In this chapter Beck describes in detail the horrific condition of the Mexican culture as Cortes stepped ashore, and the ensuing struggle between him and Montezuma.

“This was a culture, a society, an entire subcontinent which had evolved without human spirit,” Beck writes. “There were no gods. There were only idols. The offering of blood to the idols was a sham. Everyone came for the meat, the arms, and the legs… When an Aztec warrior went off to battle he was going to a barbecue.

Following Christopher Columbus’ arrival in 1492, Spain spent 25 years exploring, conquering and settling the Caribbean islands of Cuba and Haiti.

Beck notes that in 1527 the expedition of Hernandez de Cordoba that preceded Cortez, met with violence at each landfall along the Yucatan Peninsula, losing 60 men to ambushes into which they were drawn by trickery.

The other expedition that preceded Cortez, captained by Juan de Grijalva, began to learn of the brutality of the Mexicans. Beck quotes Bernal Diaz, one of the explorers in this expedition:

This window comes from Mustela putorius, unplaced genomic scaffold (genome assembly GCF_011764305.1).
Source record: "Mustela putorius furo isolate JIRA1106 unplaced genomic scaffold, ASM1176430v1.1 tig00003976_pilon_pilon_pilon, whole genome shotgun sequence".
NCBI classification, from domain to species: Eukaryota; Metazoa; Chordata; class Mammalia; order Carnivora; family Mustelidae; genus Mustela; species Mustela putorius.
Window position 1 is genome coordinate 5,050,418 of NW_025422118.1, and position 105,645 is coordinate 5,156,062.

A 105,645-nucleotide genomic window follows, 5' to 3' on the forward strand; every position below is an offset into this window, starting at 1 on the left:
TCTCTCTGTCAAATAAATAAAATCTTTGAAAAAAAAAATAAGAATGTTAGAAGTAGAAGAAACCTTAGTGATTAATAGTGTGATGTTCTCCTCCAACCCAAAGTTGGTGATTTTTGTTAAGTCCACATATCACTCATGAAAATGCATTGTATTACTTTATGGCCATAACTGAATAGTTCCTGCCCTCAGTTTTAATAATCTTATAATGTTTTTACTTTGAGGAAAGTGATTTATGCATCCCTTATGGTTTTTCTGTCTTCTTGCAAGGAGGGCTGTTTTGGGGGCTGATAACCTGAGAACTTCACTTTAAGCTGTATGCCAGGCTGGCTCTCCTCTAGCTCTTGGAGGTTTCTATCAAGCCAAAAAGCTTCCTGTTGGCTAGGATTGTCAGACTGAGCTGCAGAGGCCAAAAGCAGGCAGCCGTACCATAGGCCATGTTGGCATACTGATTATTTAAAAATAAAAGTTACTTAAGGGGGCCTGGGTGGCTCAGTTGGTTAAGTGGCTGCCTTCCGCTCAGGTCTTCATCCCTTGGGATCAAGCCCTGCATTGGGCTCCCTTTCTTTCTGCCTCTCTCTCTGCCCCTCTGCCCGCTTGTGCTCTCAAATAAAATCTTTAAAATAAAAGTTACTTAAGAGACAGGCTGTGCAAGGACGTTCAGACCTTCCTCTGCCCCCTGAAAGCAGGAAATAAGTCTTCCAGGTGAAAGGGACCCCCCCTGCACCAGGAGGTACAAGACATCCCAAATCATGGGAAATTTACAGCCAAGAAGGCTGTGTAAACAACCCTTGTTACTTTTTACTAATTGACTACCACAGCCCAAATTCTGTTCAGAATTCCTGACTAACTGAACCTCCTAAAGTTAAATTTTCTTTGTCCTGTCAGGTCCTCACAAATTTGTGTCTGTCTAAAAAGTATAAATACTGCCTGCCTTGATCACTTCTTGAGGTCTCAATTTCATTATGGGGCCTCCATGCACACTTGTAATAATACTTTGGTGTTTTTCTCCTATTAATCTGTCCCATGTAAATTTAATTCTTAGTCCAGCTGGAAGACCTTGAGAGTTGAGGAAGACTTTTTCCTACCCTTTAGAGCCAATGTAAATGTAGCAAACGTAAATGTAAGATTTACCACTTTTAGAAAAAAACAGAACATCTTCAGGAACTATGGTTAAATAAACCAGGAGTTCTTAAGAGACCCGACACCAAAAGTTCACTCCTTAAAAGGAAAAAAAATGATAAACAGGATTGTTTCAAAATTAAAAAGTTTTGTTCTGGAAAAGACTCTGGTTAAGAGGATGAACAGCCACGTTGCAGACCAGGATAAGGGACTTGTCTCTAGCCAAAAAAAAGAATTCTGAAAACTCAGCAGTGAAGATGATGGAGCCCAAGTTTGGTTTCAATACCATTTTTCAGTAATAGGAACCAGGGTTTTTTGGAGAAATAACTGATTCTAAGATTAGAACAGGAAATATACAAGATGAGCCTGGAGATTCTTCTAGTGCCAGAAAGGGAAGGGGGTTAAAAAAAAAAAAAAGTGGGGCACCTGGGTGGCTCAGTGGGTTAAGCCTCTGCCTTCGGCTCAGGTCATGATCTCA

“Here we found five Indians who had been sacrificed to them that very night. Their chests had been struck open and their arms and thighs cut off, and the walls of these buildings covered with their blood.”

Besides seeing these atrocities, the Spaniards traded trinkets for 20,000 pieces of gold. This was the impetus for the Cortes expedition.

Cortes, with 600 men and sixteen horses sailed eleven ships from Cuba on February 10, 1519. Beck notes that two and one half years later, on August 13, 1521, Cuauhtémoc, the last Aztec tyrant, was captured, thus ending 500 years of Aztec tyranny.

Beck asks how 600 men, later enforced by an additional 600, were able to defeat an empire of 10 million Aztecs. The answer, Beck offers, is that the Indians of Mexico resented the Aztec tyrants and joined in their defeat. “Cortes,” Beck writes, “saw the perversity of the Aztec culture and how it had turned the entire region into living hell. He realized the if he could convert the outlying city states into allies, he could defeat the Aztecs.”